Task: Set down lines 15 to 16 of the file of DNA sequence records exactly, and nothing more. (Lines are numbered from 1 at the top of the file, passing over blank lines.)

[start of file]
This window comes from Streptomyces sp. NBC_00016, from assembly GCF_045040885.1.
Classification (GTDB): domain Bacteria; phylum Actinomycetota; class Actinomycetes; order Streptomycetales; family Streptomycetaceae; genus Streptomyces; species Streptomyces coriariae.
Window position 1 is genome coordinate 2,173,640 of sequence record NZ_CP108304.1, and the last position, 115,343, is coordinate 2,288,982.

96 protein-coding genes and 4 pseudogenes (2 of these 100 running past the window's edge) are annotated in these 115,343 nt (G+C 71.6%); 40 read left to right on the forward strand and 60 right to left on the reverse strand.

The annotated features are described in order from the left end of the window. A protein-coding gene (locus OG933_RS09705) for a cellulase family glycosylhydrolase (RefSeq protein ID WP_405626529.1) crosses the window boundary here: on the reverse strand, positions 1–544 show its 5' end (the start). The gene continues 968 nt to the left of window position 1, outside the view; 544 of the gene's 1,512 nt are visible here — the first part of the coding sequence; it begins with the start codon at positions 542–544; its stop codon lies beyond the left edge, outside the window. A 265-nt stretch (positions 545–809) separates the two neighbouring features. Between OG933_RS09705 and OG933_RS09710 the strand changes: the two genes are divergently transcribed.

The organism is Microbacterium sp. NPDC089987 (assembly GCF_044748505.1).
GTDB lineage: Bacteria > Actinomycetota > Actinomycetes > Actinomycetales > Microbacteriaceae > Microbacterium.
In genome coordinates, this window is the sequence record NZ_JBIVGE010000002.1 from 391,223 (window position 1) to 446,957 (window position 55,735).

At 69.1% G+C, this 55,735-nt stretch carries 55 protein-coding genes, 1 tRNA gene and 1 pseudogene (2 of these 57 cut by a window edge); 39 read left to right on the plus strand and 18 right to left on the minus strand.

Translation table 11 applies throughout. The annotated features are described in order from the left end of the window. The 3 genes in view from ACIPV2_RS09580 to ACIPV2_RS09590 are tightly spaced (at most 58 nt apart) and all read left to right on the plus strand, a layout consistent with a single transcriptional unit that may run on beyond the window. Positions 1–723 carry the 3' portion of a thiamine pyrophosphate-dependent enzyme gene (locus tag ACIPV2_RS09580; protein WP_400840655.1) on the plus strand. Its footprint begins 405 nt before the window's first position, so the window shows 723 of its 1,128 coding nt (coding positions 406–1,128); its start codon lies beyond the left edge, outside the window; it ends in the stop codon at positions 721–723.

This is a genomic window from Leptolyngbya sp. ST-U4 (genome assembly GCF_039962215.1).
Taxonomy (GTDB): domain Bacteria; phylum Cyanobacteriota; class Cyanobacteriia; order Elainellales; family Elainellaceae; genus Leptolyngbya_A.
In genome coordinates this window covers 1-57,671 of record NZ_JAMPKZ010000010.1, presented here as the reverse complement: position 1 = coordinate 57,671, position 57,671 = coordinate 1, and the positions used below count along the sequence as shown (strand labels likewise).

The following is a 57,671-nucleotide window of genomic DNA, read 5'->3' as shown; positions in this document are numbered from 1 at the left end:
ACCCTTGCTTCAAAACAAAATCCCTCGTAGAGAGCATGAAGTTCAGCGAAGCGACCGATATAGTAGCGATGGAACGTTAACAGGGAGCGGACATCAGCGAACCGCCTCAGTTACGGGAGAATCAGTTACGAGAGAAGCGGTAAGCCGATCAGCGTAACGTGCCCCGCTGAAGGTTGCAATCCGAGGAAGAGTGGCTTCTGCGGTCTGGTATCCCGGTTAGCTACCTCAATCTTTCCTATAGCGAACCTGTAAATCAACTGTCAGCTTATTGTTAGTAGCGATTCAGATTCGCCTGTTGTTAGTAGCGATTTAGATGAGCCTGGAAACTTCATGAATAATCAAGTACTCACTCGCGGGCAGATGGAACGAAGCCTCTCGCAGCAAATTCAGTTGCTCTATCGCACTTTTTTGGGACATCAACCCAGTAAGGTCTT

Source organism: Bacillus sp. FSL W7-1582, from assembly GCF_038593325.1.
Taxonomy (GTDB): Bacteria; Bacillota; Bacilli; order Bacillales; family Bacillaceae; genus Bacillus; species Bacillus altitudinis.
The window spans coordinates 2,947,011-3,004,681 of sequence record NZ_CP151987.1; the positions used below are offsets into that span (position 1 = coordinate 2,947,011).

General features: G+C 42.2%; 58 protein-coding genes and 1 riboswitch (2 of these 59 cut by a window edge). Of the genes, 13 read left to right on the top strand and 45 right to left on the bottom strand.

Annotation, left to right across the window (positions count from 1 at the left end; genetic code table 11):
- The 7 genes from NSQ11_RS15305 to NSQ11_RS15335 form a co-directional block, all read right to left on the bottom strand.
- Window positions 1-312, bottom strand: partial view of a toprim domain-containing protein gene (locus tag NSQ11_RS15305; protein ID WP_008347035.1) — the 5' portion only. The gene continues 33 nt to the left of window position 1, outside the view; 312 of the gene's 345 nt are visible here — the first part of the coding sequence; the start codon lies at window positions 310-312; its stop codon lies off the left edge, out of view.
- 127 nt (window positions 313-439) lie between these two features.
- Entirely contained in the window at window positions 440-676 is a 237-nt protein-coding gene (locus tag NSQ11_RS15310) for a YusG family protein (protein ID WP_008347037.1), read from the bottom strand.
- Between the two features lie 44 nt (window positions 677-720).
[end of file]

ACCCTTGCTTCAAAACAAAATCCCTCGTAGAGAGCATGAAGTTCAGCGAAGCGACCGATATAGTAGCGATGGAACGTTAACAGGGAGCGGACATCAGCGAACCGCCTCAGTTACGGGAGAATCAGTTACGAGAGAAGCGGTAAGCCGATCAGCGTAACGTGCCCCGCTGAAGGTTGCAATCCGAGGAAGAGTGGCTTCTGCGGTCTGGTATCCCGGTTAGCTACCTCAATCTTTCCTATAGCGAACCTGTAAATCAACTGTCAGCTTATTGTTAGTAGCGATTCAGATTCGCCTGTTGTTAGTAGCGATTTAGATGAGCCTGGAAACTTCATGAATAATCAAGTACTCACTCGCGGGCAGATGGAACGAAGCCTCTCGCAGCAAATTCAGTTGCTCTATCGCACTTTTTTGGGACATCAACCCAGTAAGGTCTT

Source organism: Bacillus sp. FSL W7-1582, from assembly GCF_038593325.1.